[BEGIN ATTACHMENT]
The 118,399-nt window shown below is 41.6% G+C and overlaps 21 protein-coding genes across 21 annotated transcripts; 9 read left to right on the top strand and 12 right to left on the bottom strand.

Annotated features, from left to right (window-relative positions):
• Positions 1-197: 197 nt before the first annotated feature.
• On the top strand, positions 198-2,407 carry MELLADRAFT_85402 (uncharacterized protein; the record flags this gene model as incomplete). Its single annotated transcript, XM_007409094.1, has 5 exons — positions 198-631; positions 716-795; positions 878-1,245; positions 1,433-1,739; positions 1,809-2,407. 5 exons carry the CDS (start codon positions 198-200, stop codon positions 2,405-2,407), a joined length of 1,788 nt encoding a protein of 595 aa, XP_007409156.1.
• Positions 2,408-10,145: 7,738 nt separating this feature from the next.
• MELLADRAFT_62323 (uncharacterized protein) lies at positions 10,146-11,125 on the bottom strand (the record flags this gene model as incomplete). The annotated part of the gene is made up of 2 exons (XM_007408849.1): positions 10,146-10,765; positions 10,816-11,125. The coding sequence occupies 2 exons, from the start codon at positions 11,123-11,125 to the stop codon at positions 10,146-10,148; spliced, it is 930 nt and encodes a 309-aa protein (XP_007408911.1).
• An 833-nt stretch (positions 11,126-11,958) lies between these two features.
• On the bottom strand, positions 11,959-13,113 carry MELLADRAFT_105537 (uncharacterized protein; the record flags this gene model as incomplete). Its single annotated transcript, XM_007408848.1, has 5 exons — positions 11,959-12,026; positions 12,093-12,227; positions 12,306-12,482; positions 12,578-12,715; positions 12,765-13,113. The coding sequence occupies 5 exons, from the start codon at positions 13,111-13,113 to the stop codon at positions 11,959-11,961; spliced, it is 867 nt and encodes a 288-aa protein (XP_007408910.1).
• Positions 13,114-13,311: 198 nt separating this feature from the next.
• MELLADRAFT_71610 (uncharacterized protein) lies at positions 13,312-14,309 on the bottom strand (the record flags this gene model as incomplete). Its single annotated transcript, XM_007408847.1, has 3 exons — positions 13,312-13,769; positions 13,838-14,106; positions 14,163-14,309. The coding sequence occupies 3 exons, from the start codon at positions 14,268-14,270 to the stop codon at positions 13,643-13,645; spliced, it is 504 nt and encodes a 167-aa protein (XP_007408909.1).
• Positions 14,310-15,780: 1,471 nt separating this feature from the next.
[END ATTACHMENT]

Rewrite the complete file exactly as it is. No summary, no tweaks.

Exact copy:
The 118,399-nt window shown below is 41.6% G+C and overlaps 21 protein-coding genes across 21 annotated transcripts; 9 read left to right on the top strand and 12 right to left on the bottom strand.

Annotated features, from left to right (window-relative positions):
• Positions 1-197: 197 nt before the first annotated feature.
• On the top strand, positions 198-2,407 carry MELLADRAFT_85402 (uncharacterized protein; the record flags this gene model as incomplete). Its single annotated transcript, XM_007409094.1, has 5 exons — positions 198-631; positions 716-795; positions 878-1,245; positions 1,433-1,739; positions 1,809-2,407. 5 exons carry the CDS (start codon positions 198-200, stop codon positions 2,405-2,407), a joined length of 1,788 nt encoding a protein of 595 aa, XP_007409156.1.
• Positions 2,408-10,145: 7,738 nt separating this feature from the next.
• MELLADRAFT_62323 (uncharacterized protein) lies at positions 10,146-11,125 on the bottom strand (the record flags this gene model as incomplete). The annotated part of the gene is made up of 2 exons (XM_007408849.1): positions 10,146-10,765; positions 10,816-11,125. The coding sequence occupies 2 exons, from the start codon at positions 11,123-11,125 to the stop codon at positions 10,146-10,148; spliced, it is 930 nt and encodes a 309-aa protein (XP_007408911.1).
• An 833-nt stretch (positions 11,126-11,958) lies between these two features.
• On the bottom strand, positions 11,959-13,113 carry MELLADRAFT_105537 (uncharacterized protein; the record flags this gene model as incomplete). Its single annotated transcript, XM_007408848.1, has 5 exons — positions 11,959-12,026; positions 12,093-12,227; positions 12,306-12,482; positions 12,578-12,715; positions 12,765-13,113. The coding sequence occupies 5 exons, from the start codon at positions 13,111-13,113 to the stop codon at positions 11,959-11,961; spliced, it is 867 nt and encodes a 288-aa protein (XP_007408910.1).
• Positions 13,114-13,311: 198 nt separating this feature from the next.
• MELLADRAFT_71610 (uncharacterized protein) lies at positions 13,312-14,309 on the bottom strand (the record flags this gene model as incomplete). Its single annotated transcript, XM_007408847.1, has 3 exons — positions 13,312-13,769; positions 13,838-14,106; positions 14,163-14,309. The coding sequence occupies 3 exons, from the start codon at positions 14,268-14,270 to the stop codon at positions 13,643-13,645; spliced, it is 504 nt and encodes a 167-aa protein (XP_007408909.1).
• Positions 14,310-15,780: 1,471 nt separating this feature from the next.